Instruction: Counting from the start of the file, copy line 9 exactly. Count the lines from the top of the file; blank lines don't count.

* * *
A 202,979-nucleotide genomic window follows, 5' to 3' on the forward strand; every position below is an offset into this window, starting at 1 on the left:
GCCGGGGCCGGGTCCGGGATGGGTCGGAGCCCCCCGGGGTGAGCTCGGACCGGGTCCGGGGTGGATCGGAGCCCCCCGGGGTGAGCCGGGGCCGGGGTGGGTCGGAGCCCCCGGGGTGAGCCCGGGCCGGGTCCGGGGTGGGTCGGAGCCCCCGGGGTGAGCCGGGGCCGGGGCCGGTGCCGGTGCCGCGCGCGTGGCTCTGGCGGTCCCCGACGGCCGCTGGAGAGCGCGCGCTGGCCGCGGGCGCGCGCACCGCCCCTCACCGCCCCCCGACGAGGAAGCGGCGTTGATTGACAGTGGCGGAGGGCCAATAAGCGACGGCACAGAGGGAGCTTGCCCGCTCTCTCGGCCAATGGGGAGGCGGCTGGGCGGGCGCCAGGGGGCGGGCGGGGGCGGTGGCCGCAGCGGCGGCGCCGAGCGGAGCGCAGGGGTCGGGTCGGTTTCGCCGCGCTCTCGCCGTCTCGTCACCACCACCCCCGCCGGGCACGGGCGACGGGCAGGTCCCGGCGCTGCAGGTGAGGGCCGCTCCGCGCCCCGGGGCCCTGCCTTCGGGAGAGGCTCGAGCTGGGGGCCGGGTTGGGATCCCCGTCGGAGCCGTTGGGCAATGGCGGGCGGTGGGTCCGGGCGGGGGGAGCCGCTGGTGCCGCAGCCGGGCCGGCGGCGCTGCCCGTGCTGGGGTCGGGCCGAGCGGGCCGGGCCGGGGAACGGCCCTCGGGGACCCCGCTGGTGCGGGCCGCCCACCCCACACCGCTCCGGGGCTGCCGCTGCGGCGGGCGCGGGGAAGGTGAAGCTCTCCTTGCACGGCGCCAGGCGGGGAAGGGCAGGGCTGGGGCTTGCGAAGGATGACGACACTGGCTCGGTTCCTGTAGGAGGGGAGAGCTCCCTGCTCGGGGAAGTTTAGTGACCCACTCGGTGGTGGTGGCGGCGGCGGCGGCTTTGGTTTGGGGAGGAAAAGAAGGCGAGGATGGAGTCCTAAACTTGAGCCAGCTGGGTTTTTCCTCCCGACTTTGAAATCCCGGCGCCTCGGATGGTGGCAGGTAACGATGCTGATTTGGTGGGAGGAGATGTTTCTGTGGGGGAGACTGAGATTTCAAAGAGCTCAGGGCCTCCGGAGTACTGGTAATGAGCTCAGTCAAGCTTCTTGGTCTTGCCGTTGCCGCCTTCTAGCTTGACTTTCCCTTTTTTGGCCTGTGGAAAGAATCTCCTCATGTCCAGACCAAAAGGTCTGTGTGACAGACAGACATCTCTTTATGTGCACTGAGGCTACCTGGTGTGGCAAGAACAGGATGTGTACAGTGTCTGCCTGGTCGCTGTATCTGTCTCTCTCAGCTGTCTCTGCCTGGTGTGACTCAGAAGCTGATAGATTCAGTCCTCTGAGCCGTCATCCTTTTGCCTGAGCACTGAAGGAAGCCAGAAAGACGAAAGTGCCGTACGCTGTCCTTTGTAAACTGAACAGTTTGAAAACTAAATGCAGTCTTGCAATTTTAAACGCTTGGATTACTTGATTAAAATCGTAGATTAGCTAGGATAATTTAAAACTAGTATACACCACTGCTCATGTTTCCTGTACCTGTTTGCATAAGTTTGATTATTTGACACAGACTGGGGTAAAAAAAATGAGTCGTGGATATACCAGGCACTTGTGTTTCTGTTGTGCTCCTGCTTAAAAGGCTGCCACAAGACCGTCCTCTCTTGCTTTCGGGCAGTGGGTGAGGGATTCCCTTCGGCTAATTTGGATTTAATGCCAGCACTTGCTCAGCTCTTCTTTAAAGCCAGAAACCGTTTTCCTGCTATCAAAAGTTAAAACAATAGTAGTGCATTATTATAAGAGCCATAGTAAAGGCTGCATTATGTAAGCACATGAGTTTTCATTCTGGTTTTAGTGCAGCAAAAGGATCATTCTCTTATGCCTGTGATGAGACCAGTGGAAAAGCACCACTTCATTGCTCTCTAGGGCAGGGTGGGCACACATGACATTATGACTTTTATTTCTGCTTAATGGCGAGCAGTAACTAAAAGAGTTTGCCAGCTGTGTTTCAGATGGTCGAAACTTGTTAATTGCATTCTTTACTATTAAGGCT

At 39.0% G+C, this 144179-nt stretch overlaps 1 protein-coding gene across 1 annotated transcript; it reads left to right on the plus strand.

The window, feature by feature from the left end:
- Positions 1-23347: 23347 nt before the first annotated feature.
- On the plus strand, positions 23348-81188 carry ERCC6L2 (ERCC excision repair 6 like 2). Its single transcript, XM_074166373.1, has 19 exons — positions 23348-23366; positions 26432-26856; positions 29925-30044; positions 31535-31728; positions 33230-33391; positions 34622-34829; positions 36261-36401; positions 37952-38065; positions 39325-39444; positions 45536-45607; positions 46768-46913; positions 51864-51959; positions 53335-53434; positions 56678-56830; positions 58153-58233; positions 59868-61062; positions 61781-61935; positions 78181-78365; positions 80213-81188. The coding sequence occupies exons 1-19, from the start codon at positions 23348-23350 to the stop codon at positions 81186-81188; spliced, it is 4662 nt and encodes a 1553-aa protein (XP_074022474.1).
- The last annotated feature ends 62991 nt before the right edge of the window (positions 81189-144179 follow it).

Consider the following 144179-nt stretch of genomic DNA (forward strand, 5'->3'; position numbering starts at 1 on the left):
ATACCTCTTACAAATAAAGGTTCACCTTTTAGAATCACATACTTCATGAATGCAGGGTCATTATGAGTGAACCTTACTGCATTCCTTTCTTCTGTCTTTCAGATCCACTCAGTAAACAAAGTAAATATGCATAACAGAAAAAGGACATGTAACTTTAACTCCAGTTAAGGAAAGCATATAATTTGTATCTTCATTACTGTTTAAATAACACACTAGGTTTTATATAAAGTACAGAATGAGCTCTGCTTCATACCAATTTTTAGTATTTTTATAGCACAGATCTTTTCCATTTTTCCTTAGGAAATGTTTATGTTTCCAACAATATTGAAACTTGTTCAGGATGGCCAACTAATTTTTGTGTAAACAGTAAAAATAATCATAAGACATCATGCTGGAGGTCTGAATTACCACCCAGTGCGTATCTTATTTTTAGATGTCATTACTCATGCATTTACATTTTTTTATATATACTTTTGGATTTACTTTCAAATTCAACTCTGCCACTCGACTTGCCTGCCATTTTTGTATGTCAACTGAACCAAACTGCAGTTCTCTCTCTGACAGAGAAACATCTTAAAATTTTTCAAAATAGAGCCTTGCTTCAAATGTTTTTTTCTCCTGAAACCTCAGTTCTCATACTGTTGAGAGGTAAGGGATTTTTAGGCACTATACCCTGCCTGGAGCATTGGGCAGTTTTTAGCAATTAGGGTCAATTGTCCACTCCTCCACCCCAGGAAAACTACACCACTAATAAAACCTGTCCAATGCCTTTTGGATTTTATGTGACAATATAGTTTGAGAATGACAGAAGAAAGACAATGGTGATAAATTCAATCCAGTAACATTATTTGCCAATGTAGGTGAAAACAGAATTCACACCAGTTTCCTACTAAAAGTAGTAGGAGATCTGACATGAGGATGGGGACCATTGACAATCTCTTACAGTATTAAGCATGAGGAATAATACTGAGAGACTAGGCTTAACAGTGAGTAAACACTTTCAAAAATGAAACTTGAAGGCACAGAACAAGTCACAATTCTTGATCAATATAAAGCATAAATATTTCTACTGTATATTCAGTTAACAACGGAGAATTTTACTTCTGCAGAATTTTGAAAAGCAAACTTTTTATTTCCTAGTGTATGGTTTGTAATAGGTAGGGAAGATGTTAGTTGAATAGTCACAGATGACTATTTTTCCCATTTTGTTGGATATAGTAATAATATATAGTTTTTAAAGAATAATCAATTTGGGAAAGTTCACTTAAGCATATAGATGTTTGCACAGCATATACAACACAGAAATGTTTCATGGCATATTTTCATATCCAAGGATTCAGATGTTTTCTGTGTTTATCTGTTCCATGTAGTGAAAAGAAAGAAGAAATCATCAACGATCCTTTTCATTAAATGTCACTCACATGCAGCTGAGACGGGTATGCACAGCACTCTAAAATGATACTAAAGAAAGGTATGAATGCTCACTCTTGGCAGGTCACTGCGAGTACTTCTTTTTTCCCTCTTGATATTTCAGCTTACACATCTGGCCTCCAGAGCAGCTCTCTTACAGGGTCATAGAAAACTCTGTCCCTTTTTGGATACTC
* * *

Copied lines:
ATACCTCTTACAAATAAAGGTTCACCTTTTAGAATCACATACTTCATGAATGCAGGGTCATTATGAGTGAACCTTACTGCATTCCTTTCTTCTGTCTTTCAGATCCACTCAGTAAACAAAGTAAATATGCATAACAGAAAAAGGACATGTAACTTTAACTCCAGTTAAGGAAAGCATATAATTTGTATCTTCATTACTGTTTAAATAACACACTAGGTTTTATATAAAGTACAGAATGAGCTCTGCTTCATACCAATTTTTAGTATTTTTATAGCACAGATCTTTTCCATTTTTCCTTAGGAAATGTTTATGTTTCCAACAATATTGAAACTTGTTCAGGATGGCCAACTAATTTTTGTGTAAACAGTAAAAATAATCATAAGACATCATGCTGGAGGTCTGAATTACCACCCAGTGCGTATCTTATTTTTAGATGTCATTACTCATGCATTTACATTTTTTTATATATACTTTTGGATTTACTTTCAAATTCAACTCTGCCACTCGACTTGCCTGCCATTTTTGTATGTCAACTGAACCAAACTGCAGTTCTCTCTCTGACAGAGAAACATCTTAAAATTTTTCAAAATAGAGCCTTGCTTCAAATGTTTTTTTCTCCTGAAACCTCAGTTCTCATACTGTTGAGAGGTAAGGGATTTTTAGGCACTATACCCTGCCTGGAGCATTGGGCAGTTTTTAGCAATTAGGGTCAATTGTCCACTCCTCCACCCCAGGAAAACTACACCACTAATAAAACCTGTCCAATGCCTTTTGGATTTTATGTGACAATATAGTTTGAGAATGACAGAAGAAAGACAATGGTGATAAATTCAATCCAGTAACATTATTTGCCAATGTAGGTGAAAACAGAATTCACACCAGTTTCCTACTAAAAGTAGTAGGAGATCTGACATGAGGATGGGGACCATTGACAATCTCTTACAGTATTAAGCATGAGGAATAATACTGAGAGACTAGGCTTAACAGTGAGTAAACACTTTCAAAAATGAAACTTGAAGGCACAGAACAAGTCACAATTCTTGATCAATATAAAGCATAAATATTTCTACTGTATATTCAGTTAACAACGGAGAATTTTACTTCTGCAGAATTTTGAAAAGCAAACTTTTTATTTCCTAGTGTATGGTTTGTAATAGGTAGGGAAGATGTTAGTTGAATAGTCACAGATGACTATTTTTCCCATTTTGTTGGATATAGTAATAATATATAGTTTTTAAAGAATAATCAATTTGGGAAAGTTCACTTAAGCATATAGATGTTTGCACAGCATATACAACACAGAAATGTTTCATGGCATATTTTCATATCCAAGGATTCAGATGTTTTCTGTGTTTATCTGTTCCATGTAGTGAAAAGAAAGAAGAAATCATCAACGATCCTTTTCATTAAATGTCACTCACATGCAGCTGAGACGGGTATGCACAGCACTCTAAAATGATACTAAAGAAAGGTATGAATGCTCACTCTTGGCAGGTCACTGCGAGTACTTCTTTTTTCCCTCTTGATATTTCAGCTTACACATCTGGCCTCCAGAGCAGCTCTCTTACAGGGTCATAGAAAACTCTGTCCCTTTTTGGATACTC